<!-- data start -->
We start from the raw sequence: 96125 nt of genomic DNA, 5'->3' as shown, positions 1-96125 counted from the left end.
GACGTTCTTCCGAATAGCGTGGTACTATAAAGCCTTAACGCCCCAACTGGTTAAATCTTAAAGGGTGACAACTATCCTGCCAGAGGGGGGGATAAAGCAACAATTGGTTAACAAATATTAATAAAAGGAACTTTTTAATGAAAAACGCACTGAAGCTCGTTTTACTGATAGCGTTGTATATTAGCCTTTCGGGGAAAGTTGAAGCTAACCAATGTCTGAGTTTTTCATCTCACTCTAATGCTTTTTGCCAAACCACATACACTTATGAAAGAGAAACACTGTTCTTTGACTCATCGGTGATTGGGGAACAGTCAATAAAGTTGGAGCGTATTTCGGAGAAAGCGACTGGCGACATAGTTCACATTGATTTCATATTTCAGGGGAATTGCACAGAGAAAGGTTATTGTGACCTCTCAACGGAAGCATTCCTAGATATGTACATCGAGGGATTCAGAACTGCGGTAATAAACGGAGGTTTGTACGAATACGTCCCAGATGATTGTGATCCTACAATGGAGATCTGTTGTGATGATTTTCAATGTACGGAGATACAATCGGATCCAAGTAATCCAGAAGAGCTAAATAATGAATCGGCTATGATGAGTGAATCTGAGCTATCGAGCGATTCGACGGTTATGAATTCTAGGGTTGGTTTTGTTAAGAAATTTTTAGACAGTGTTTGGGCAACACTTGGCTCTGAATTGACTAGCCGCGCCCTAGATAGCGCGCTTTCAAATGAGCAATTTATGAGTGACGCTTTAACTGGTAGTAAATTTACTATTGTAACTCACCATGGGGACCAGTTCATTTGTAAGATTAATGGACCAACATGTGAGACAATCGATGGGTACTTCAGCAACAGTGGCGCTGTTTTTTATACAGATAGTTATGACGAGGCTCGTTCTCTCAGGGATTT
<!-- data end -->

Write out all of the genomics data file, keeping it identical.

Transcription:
We start from the raw sequence: 96125 nt of genomic DNA, 5'->3' as shown, positions 1-96125 counted from the left end.
GACGTTCTTCCGAATAGCGTGGTACTATAAAGCCTTAACGCCCCAACTGGTTAAATCTTAAAGGGTGACAACTATCCTGCCAGAGGGGGGGATAAAGCAACAATTGGTTAACAAATATTAATAAAAGGAACTTTTTAATGAAAAACGCACTGAAGCTCGTTTTACTGATAGCGTTGTATATTAGCCTTTCGGGGAAAGTTGAAGCTAACCAATGTCTGAGTTTTTCATCTCACTCTAATGCTTTTTGCCAAACCACATACACTTATGAAAGAGAAACACTGTTCTTTGACTCATCGGTGATTGGGGAACAGTCAATAAAGTTGGAGCGTATTTCGGAGAAAGCGACTGGCGACATAGTTCACATTGATTTCATATTTCAGGGGAATTGCACAGAGAAAGGTTATTGTGACCTCTCAACGGAAGCATTCCTAGATATGTACATCGAGGGATTCAGAACTGCGGTAATAAACGGAGGTTTGTACGAATACGTCCCAGATGATTGTGATCCTACAATGGAGATCTGTTGTGATGATTTTCAATGTACGGAGATACAATCGGATCCAAGTAATCCAGAAGAGCTAAATAATGAATCGGCTATGATGAGTGAATCTGAGCTATCGAGCGATTCGACGGTTATGAATTCTAGGGTTGGTTTTGTTAAGAAATTTTTAGACAGTGTTTGGGCAACACTTGGCTCTGAATTGACTAGCCGCGCCCTAGATAGCGCGCTTTCAAATGAGCAATTTATGAGTGACGCTTTAACTGGTAGTAAATTTACTATTGTAACTCACCATGGGGACCAGTTCATTTGTAAGATTAATGGACCAACATGTGAGACAATCGATGGGTACTTCAGCAACAGTGGCGCTGTTTTTTATACAGATAGTTATGACGAGGCTCGTTCTCTCAGGGATTT